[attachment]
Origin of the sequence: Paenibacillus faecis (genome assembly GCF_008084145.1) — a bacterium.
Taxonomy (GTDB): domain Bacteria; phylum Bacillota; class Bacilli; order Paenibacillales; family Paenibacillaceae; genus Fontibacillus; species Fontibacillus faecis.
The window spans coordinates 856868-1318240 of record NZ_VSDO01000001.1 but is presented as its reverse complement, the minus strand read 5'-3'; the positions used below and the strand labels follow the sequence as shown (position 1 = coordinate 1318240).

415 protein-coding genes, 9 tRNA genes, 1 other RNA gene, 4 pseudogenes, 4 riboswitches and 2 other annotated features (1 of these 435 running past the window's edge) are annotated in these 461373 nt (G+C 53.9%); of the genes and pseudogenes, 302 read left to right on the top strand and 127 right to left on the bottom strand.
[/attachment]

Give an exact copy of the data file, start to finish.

Origin of the sequence: Paenibacillus faecis (genome assembly GCF_008084145.1) — a bacterium.
Taxonomy (GTDB): domain Bacteria; phylum Bacillota; class Bacilli; order Paenibacillales; family Paenibacillaceae; genus Fontibacillus; species Fontibacillus faecis.
The window spans coordinates 856868-1318240 of record NZ_VSDO01000001.1 but is presented as its reverse complement, the minus strand read 5'-3'; the positions used below and the strand labels follow the sequence as shown (position 1 = coordinate 1318240).

415 protein-coding genes, 9 tRNA genes, 1 other RNA gene, 4 pseudogenes, 4 riboswitches and 2 other annotated features (1 of these 435 running past the window's edge) are annotated in these 461373 nt (G+C 53.9%); of the genes and pseudogenes, 302 read left to right on the top strand and 127 right to left on the bottom strand.